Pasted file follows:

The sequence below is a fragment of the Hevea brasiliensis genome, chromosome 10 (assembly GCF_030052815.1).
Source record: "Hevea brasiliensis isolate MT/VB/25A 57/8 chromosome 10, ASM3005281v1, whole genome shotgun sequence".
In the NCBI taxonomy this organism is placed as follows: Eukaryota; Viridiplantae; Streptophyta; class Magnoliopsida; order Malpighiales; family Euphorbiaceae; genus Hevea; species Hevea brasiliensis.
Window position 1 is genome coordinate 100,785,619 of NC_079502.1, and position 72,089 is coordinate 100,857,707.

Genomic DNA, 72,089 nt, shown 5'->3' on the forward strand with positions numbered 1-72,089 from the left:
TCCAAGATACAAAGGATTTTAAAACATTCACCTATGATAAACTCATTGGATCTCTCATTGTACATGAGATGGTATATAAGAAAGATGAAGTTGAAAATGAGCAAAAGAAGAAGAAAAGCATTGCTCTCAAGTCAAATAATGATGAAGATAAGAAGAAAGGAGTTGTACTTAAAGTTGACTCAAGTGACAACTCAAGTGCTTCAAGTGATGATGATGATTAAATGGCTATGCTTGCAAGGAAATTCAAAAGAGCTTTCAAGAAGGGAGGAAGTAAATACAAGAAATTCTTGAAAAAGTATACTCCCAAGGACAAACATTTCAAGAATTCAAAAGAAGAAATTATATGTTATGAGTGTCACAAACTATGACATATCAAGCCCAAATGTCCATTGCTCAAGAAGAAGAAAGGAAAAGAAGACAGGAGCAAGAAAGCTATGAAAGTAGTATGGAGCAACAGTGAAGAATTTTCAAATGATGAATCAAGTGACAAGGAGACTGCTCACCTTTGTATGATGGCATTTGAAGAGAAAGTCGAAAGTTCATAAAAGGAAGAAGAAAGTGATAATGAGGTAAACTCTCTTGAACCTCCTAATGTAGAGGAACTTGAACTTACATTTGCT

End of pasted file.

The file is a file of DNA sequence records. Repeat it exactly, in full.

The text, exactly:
The sequence below is a fragment of the Hevea brasiliensis genome, chromosome 10 (assembly GCF_030052815.1).
Source record: "Hevea brasiliensis isolate MT/VB/25A 57/8 chromosome 10, ASM3005281v1, whole genome shotgun sequence".
In the NCBI taxonomy this organism is placed as follows: Eukaryota; Viridiplantae; Streptophyta; class Magnoliopsida; order Malpighiales; family Euphorbiaceae; genus Hevea; species Hevea brasiliensis.
Window position 1 is genome coordinate 100,785,619 of NC_079502.1, and position 72,089 is coordinate 100,857,707.

Genomic DNA, 72,089 nt, shown 5'->3' on the forward strand with positions numbered 1-72,089 from the left:
TCCAAGATACAAAGGATTTTAAAACATTCACCTATGATAAACTCATTGGATCTCTCATTGTACATGAGATGGTATATAAGAAAGATGAAGTTGAAAATGAGCAAAAGAAGAAGAAAAGCATTGCTCTCAAGTCAAATAATGATGAAGATAAGAAGAAAGGAGTTGTACTTAAAGTTGACTCAAGTGACAACTCAAGTGCTTCAAGTGATGATGATGATTAAATGGCTATGCTTGCAAGGAAATTCAAAAGAGCTTTCAAGAAGGGAGGAAGTAAATACAAGAAATTCTTGAAAAAGTATACTCCCAAGGACAAACATTTCAAGAATTCAAAAGAAGAAATTATATGTTATGAGTGTCACAAACTATGACATATCAAGCCCAAATGTCCATTGCTCAAGAAGAAGAAAGGAAAAGAAGACAGGAGCAAGAAAGCTATGAAAGTAGTATGGAGCAACAGTGAAGAATTTTCAAATGATGAATCAAGTGACAAGGAGACTGCTCACCTTTGTATGATGGCATTTGAAGAGAAAGTCGAAAGTTCATAAAAGGAAGAAGAAAGTGATAATGAGGTAAACTCTCTTGAACCTCCTAATGTAGAGGAACTTGAACTTACATTTGCT